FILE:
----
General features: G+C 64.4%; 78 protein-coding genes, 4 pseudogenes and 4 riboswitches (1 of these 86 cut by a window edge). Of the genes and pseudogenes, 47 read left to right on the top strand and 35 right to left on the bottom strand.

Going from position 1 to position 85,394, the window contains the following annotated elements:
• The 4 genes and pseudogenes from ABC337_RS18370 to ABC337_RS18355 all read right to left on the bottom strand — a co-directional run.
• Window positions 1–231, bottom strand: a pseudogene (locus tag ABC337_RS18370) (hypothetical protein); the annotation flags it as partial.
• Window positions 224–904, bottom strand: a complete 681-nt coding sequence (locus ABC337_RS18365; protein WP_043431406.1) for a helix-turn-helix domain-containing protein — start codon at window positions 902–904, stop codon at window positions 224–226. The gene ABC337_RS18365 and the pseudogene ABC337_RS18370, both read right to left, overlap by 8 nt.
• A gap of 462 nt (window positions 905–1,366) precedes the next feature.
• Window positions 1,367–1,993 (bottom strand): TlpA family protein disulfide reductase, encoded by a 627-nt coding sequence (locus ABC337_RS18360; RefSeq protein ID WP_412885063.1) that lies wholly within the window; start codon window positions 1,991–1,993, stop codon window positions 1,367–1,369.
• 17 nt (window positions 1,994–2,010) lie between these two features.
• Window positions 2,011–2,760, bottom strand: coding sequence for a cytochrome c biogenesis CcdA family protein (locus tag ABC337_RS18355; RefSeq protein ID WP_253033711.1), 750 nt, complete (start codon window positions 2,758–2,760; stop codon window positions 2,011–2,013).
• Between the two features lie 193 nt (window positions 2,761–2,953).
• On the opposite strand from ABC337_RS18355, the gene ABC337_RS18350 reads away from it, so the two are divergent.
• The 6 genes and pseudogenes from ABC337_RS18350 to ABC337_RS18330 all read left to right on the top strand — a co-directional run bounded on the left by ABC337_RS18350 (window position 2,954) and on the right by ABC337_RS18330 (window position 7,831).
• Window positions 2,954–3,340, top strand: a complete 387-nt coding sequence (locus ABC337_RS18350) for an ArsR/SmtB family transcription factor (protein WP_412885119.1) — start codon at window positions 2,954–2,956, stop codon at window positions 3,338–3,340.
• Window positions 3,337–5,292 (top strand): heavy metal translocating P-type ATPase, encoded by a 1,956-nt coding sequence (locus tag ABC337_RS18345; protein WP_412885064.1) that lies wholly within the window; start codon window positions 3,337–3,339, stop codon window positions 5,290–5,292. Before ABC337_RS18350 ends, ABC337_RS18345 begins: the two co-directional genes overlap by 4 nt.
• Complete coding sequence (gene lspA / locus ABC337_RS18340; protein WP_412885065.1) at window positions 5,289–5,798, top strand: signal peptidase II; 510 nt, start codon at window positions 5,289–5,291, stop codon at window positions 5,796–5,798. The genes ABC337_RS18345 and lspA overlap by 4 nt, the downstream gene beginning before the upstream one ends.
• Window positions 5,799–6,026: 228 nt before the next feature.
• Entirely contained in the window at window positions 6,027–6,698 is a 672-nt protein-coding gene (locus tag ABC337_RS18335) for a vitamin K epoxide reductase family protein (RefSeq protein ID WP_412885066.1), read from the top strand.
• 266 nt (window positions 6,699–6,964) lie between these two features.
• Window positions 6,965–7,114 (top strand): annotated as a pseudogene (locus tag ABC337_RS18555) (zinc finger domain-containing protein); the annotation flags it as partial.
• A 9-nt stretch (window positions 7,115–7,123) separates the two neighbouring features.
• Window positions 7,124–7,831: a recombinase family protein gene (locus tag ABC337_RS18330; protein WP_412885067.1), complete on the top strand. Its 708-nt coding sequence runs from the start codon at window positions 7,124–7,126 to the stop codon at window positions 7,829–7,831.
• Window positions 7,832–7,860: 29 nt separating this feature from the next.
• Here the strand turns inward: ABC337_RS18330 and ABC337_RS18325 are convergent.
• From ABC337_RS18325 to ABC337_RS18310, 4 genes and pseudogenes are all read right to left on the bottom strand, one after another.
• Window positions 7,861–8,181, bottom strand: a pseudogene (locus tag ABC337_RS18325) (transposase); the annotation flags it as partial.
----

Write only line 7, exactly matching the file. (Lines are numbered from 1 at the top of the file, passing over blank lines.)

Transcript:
• Window positions 1,367–1,993 (bottom strand): TlpA family protein disulfide reductase, encoded by a 627-nt coding sequence (locus ABC337_RS18360; RefSeq protein ID WP_412885063.1) that lies wholly within the window; start codon window positions 1,991–1,993, stop codon window positions 1,367–1,369.